The Year of the SPAC

The Year of the SPAC

Let’s be honest, us investors love a fad.

2017 was the year of crypto-mania, 2018 saw marijuana stocks skyrocket as Canada legalized the drug, while last year saw a so-called ‘meatless revolution’ thanks to Beyond Meat’s IPO.

In future years, it’s inevitable that 2020 will be remembered as the year of the coronavirus and all of the problems that came along with it. However, another massively influential trend has cropped up in the U.S. markets this year that looks set to only increase in velocity as we enter 2021.

Going public via a SPAC.

What is a SPAC?

A SPAC — or Special Purpose Acquisition Company — is an entity that has been created with zero commercial operations. Instead, its aim is to raise capital through an IPO that will then be used to acquire an existing private company and take it public. This process of taking private companies public is more commonly known as a reverse-merger and is the reason why SPACs are also often known as “blank-check companies”.

2020 has been the best year for SPACs on record. According to Goldman Sachs, about 220 blank check companies listed on exchanges this year, raising a total of $73 billion — more than has been raised by traditional IPOs!

So why have SPACs suddenly become so popular?

The Benefits of SPACs

For private companies, going public through a reverse-merger rather than through the traditional IPO process is becoming an increasingly attractive prospect.

A traditional IPO is a massive undertaking for any company to endure, with roadshows, valuations, and negotiations taking up a lot of time and energy. There have been some high-profile instances of companies almost completely collapsing under the scrutiny they endured in the run-up to their IPO (anyone remember WeWork?), which has made the whole process even more unattractive for those businesses that are ready to list.

There is also a big question over money being left on the table in a traditional IPO. As we saw with both DoorDash and Airbnb recently, there is a stark difference between the offering price and the price that the stock actually opens at on the exchange. The disparity between these figures represents either cash the company could have raised itself or additional shares it did not need to sell.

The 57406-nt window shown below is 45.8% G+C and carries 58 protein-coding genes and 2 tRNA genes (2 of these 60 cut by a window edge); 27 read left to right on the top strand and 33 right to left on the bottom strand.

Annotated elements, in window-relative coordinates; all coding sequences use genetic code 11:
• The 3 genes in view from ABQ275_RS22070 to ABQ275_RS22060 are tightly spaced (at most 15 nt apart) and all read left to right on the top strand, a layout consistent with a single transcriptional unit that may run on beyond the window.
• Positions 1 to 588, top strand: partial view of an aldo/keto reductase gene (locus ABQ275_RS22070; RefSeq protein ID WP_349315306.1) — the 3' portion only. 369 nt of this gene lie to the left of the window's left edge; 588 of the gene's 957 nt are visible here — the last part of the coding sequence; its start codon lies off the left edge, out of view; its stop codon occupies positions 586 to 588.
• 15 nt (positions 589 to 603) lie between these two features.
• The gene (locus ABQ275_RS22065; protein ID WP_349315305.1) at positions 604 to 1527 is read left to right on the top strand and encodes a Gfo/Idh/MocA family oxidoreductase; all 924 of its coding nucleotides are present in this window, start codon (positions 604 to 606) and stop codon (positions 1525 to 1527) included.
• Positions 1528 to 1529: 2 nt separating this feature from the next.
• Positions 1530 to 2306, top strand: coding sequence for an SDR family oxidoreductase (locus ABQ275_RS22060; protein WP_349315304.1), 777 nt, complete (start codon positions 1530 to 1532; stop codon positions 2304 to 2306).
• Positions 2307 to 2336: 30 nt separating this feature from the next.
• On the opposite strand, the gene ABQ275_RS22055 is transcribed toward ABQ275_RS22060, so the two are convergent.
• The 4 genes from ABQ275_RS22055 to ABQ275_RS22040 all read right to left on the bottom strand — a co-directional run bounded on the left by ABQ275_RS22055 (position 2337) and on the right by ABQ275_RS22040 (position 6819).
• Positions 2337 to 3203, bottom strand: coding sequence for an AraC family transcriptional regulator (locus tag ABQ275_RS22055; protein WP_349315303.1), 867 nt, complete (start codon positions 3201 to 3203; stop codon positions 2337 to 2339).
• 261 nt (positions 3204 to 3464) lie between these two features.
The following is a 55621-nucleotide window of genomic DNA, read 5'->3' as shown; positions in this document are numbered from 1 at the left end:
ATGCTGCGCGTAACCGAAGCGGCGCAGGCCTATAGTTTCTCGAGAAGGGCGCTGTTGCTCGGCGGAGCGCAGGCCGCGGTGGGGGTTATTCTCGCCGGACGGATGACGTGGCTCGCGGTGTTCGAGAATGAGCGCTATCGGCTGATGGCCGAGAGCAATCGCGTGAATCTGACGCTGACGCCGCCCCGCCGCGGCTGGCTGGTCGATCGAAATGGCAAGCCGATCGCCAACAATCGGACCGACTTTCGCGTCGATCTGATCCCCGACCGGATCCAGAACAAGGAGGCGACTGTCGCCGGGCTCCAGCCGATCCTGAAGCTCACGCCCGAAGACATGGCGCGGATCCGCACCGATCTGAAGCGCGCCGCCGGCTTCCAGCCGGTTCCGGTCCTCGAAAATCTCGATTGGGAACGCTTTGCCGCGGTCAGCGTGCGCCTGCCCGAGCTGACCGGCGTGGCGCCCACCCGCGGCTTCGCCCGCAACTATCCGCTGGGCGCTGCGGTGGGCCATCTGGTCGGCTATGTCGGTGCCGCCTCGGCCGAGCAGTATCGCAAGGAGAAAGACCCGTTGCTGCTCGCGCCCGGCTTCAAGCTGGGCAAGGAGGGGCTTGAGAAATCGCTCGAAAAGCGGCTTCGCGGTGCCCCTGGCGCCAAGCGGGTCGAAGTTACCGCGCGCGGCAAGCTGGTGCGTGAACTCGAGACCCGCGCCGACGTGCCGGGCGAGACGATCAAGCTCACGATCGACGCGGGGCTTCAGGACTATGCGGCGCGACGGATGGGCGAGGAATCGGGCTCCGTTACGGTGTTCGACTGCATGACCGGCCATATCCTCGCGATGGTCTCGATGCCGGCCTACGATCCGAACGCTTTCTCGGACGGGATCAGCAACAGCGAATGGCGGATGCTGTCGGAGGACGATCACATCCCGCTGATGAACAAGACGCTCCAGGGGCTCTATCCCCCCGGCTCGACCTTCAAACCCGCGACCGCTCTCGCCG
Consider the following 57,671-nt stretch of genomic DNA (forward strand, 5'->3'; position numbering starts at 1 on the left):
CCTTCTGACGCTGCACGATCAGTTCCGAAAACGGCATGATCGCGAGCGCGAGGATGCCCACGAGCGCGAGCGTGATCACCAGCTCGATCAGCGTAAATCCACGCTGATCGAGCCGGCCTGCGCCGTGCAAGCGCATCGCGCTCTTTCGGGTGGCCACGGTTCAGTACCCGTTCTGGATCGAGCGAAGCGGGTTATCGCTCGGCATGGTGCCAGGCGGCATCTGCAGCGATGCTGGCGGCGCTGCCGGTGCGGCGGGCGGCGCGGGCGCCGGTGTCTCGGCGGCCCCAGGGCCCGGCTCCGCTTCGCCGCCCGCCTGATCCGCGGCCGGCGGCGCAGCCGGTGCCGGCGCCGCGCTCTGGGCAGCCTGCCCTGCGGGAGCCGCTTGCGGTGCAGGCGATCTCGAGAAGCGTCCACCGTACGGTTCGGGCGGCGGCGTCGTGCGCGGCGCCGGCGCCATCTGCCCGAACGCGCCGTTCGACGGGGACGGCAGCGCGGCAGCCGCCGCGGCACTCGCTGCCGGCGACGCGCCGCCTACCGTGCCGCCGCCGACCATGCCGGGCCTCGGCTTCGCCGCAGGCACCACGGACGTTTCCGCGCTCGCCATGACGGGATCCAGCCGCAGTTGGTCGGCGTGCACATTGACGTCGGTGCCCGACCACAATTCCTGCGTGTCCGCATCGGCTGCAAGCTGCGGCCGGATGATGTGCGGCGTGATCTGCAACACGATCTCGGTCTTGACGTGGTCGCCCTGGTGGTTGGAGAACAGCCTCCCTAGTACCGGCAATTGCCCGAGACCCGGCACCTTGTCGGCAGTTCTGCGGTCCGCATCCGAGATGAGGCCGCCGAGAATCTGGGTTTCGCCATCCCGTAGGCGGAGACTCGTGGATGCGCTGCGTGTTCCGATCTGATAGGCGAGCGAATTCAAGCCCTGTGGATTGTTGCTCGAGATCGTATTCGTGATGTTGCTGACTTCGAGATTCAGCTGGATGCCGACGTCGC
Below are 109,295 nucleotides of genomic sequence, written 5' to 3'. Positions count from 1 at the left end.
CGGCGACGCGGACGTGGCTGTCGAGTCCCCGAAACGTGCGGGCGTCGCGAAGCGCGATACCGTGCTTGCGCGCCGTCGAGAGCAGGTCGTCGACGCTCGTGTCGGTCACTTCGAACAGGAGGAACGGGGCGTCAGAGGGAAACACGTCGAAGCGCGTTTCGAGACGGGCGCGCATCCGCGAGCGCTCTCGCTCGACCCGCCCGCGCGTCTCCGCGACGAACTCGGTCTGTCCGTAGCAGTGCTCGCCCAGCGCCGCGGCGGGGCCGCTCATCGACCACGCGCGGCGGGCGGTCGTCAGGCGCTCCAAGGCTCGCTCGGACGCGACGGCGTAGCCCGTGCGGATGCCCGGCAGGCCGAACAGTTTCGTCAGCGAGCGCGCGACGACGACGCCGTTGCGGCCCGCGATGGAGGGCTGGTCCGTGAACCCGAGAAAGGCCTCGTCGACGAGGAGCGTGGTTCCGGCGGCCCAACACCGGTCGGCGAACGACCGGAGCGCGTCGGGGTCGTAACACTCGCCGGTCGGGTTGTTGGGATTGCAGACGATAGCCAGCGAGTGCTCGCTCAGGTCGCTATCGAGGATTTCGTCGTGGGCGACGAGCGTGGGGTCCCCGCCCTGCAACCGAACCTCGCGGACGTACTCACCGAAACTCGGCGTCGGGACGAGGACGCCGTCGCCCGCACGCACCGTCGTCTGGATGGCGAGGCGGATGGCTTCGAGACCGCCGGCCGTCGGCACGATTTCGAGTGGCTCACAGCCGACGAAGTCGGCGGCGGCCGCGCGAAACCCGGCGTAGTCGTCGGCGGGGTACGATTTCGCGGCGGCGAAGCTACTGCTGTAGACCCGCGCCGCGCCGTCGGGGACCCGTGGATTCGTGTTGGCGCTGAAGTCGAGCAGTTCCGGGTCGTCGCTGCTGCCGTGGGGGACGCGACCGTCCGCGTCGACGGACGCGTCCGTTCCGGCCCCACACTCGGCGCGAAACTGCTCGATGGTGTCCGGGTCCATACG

The Risks of SPACs

However, there are some legitimate risks exclusive to SPACs that investors should be aware of too.

One of the most common criticisms leveled towards SPACs is that the people bringing these private companies public are not as invested in the long-term success of the company as they might seem. Typically, SPAC founders take a ‘promote’ fee of about 20% of the outstanding shares of the company as payment for their efforts. Not only does this mean that essentially a fifth of the company is given away almost immediately — which puts a drag on other shareholders — but there is also a risk that the SPAC sponsor has no real incentive to find a quality business and will instead go for an easier, sub-prime option that will net them a big return in the short-term.

There are also claims that the amount of due diligence involved in a merger (or in this case, a reverse-merger) is less than that of an IPO, which would definitely raise some warning flags for some investors.

What to look out for in a SPAC.

As is often the case, you can’t paint all SPAC investments with the same brush and, while there might be a few questionable options out there, there are also some very exciting opportunities.

In weighing up a potential SPAC investment, here are three of the key things you should look out for:

  1. The Management Team
    Having a good management team behind the scenes is always important, but even more so with an investment in a SPAC. As there are no actual business operations to speak of, you are trusting this team to make the best possible acquisition with your money. A SPAC run by a savvy dealmaker with a good track record should be your number one consideration.

  2. Compensation and Other Incentives
    To assuage any concerns that the management team of the SPAC is out to make a quick buck, it is also good to see their interests aligned with shareholders. Look out for sponsors that are willing to invest their own money into the newly-formed companies they are creating, or even ones that are passing up on the typical 20% cut altogether.

  3. Acquisition Strategy
    All SPACs will include details of the types of companies they wish to target in their IPO prospectus. While they are not always completely beholden to these guidelines, they will give you an indication of the types of companies they’re interested in acquiring.